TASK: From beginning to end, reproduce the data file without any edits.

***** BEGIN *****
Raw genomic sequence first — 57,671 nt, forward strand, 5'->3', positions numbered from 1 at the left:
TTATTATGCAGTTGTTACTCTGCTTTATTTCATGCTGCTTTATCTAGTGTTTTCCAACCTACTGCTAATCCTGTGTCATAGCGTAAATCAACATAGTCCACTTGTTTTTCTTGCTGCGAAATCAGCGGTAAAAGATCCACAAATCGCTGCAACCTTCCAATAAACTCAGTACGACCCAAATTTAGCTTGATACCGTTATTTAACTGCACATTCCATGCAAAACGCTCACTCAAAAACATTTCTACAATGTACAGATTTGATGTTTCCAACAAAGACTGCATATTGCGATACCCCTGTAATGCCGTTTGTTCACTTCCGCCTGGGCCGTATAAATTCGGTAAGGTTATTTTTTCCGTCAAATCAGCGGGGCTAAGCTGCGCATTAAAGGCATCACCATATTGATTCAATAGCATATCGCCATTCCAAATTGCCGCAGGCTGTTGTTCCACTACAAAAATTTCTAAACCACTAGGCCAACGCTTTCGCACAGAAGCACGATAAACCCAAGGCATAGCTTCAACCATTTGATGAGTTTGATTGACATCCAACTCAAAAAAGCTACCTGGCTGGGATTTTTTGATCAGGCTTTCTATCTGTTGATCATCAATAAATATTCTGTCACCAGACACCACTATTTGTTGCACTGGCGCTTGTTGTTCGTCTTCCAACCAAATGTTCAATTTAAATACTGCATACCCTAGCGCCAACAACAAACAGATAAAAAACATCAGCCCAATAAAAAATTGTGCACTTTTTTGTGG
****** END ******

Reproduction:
Raw genomic sequence first — 57,671 nt, forward strand, 5'->3', positions numbered from 1 at the left:
TTATTATGCAGTTGTTACTCTGCTTTATTTCATGCTGCTTTATCTAGTGTTTTCCAACCTACTGCTAATCCTGTGTCATAGCGTAAATCAACATAGTCCACTTGTTTTTCTTGCTGCGAAATCAGCGGTAAAAGATCCACAAATCGCTGCAACCTTCCAATAAACTCAGTACGACCCAAATTTAGCTTGATACCGTTATTTAACTGCACATTCCATGCAAAACGCTCACTCAAAAACATTTCTACAATGTACAGATTTGATGTTTCCAACAAAGACTGCATATTGCGATACCCCTGTAATGCCGTTTGTTCACTTCCGCCTGGGCCGTATAAATTCGGTAAGGTTATTTTTTCCGTCAAATCAGCGGGGCTAAGCTGCGCATTAAAGGCATCACCATATTGATTCAATAGCATATCGCCATTCCAAATTGCCGCAGGCTGTTGTTCCACTACAAAAATTTCTAAACCACTAGGCCAACGCTTTCGCACAGAAGCACGATAAACCCAAGGCATAGCTTCAACCATTTGATGAGTTTGATTGACATCCAACTCAAAAAAGCTACCTGGCTGGGATTTTTTGATCAGGCTTTCTATCTGTTGATCATCAATAAATATTCTGTCACCAGACACCACTATTTGTTGCACTGGCGCTTGTTGTTCGTCTTCCAACCAAATGTTCAATTTAAATACTGCATACCCTAGCGCCAACAACAAACAGATAAAAAACATCAGCCCAATAAAAAATTGTGCACTTTTTTGTGG